The Impossible Project has partnered up with Japanese music producer and designer Nigo for a limited edition version of its PX 70 Color Shade Film. Instead of its traditional white frames or the newer black frames, the film comes in 10 different colors: yellow, orange, red, pink, lilac, dark blue, light blue, green, black and white. Each pack comes with eight frames with randomly selected colors and costs $25 over at The Impossible Project shop.
Line up an array of digital cameras and you’ll have yourself a setup that can take Matrix-style bullet-time shots. Artist Sam Blanchard created a similar rig, but went with Polaroid cameras instead of digital ones. The project, titled Polaroid Matrix, consists of 20 Polaroid cameras arranged in a circle and modified to be triggered remotely. After the cameras are triggered to simultaneously capture photos of the subject in the center, the Polaroid pictures are arranged and turned into a Flipbook. Read more…
Next time you’re on vacation and find yourself without a camera, try checking the mini-bar in your hotel room. Ace Hotel has announced that the mini-bar in each of their guest rooms will be stock with a refurbished Polaroid camera and limited edition packs of Ace Hotel branded Impossible Project B&W instant film. If you don’t plan on staying at any of their hotels, you can also purchase the branded kits through their website for $150 each.
Lomo shooter wn7ant came up with a neat way of turning instant film photos into one-of-a-kind business cards. After printing out his business card design onto a transparency, he cuts it out and sticks it onto an Instax film cartridge. To create a new card, he simply takes a picture — the contact information on the transparency is printed onto every photograph!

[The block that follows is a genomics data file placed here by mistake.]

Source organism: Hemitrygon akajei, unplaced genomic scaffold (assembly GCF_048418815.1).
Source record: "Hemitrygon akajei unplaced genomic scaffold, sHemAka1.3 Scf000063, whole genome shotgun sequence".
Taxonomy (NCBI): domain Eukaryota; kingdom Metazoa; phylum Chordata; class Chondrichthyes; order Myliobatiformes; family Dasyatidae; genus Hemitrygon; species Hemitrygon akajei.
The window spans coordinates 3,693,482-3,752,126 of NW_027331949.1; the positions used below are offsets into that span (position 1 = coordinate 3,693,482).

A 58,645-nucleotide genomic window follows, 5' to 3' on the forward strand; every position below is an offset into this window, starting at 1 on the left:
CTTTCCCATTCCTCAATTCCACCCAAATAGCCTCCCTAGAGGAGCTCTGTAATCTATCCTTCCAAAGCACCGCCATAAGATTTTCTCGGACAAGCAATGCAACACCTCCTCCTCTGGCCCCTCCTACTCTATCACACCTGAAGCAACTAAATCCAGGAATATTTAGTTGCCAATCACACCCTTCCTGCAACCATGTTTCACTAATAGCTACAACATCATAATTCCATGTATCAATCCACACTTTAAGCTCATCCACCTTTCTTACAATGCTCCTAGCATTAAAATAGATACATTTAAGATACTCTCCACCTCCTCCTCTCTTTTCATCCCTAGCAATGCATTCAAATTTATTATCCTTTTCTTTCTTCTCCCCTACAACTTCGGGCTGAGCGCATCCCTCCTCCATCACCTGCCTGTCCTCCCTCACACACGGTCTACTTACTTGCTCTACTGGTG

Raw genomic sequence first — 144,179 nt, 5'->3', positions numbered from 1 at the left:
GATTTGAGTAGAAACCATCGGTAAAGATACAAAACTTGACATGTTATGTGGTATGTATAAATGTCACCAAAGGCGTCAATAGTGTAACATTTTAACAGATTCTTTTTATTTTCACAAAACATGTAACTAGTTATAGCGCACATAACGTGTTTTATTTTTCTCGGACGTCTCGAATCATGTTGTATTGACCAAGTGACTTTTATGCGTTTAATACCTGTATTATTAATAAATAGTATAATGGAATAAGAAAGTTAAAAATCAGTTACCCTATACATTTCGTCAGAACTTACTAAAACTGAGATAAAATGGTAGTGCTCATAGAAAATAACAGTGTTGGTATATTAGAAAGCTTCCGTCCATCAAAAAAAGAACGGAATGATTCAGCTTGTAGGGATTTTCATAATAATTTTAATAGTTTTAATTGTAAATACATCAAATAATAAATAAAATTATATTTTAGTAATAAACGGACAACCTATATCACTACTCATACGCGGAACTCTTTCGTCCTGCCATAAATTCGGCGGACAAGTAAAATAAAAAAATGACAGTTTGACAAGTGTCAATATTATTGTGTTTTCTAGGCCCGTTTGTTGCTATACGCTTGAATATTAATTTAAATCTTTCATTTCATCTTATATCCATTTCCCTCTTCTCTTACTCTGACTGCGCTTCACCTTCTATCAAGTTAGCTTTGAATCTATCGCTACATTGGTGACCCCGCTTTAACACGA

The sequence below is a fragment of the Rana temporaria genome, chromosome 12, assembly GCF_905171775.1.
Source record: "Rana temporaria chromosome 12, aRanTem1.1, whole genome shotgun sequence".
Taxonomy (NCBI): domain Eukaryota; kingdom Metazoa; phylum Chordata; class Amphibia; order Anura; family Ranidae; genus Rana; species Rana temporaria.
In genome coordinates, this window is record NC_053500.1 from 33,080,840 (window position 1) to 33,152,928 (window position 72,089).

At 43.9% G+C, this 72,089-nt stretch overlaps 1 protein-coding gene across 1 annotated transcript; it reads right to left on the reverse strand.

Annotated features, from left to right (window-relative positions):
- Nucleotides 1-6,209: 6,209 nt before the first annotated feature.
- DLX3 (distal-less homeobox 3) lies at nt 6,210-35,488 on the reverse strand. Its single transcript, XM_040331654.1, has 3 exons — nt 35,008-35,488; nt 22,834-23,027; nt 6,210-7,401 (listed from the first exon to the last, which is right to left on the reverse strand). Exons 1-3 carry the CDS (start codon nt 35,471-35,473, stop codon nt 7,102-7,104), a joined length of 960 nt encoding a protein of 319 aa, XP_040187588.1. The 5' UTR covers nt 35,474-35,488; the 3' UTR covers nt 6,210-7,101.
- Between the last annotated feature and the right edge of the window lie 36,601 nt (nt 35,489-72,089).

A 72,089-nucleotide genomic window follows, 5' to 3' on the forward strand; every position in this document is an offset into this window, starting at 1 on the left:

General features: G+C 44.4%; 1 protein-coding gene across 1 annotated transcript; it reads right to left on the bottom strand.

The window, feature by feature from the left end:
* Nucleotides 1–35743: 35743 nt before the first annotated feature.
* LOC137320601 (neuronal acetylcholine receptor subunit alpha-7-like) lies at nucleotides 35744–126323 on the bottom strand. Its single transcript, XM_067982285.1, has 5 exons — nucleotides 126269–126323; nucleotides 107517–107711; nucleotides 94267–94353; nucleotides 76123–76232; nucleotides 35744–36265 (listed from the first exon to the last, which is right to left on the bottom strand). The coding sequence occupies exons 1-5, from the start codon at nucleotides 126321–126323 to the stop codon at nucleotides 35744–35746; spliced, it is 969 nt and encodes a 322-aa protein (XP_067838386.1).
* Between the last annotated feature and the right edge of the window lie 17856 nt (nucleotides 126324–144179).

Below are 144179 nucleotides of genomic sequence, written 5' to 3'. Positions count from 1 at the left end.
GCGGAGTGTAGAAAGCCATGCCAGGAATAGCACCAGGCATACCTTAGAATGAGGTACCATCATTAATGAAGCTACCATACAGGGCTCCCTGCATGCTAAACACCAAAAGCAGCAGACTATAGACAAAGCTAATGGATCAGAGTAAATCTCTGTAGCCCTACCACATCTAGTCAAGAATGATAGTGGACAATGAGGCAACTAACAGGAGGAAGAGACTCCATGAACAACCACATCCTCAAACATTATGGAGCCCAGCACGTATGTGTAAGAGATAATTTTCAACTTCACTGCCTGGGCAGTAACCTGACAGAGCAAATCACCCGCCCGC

Want to see how instant film for Polaroid cameras is made? How It’s Made recently paid a visit to The Impossible Project‘s factory in the Netherlands (purchased from Polaroid a few years ago) to give us a neat behind-the-scenes look at the processes that go into making the popular film.
After Polaroid stopped manufacturing instant film in 2008 — breaking the hearts of Polaroid lovers around the world — a small new company called The Impossible Project purchased Polaroid’s manufacturing equipment and factory in the Netherlands in an attempt to save the film from extinction. They were successful in doing so, announcing new lines of instant films in 2010. The above video is an interesting mini-documentary that gives us a behind-the-scenes look at what goes on at The Impossible Project.
Needed a Polaroid picture for a project I’m working on, so I purchased a Polaroid One Step camera for $15 off a guy on Craigslist and a pack of Polaroid 600 film that expired back in 2003 for $26 with shipping from eBay. I was a bit concerned that the film wouldn’t work anymore, but found that the battery in the film pack still had some juice and that the film still developed, though the upper corners of the image are messed up.
Expired 600 film is selling for up to $50 to $60 a pack (10 photos) on eBay these days, even though new Impossible film for 600 cameras costs $24. You can also buy unexpired performance-guaranteed 600 film for about $5 a shot in bulk. Seems like a lot of Polaroid lovers are still snatching up Polaroid film while they still can.
Not content with simply resurrecting traditional Polaroid instant film, The Impossible Project is also selling a special Black Frame version of its PX 600 Silver Shade film. The black borders give the instant film a pretty unique look, but packs of Black Frame film are pretty pricey: 8 exposures will cost you $24.
See the big box hanging out from under this Nikon F2 film SLR? It’s called the Speed Magny, a special back that transforms the camera into an instant film camera. Instead of loading the camera with film, you take off the back of the camera and attach the 4lb contraption that’s loaded with Polaroid pack film. Light entering the camera is directed onto the instant film below using lenses and mirrors, giving you a neat way to capture instant film photos at the expense of 5 stops of light. Read more…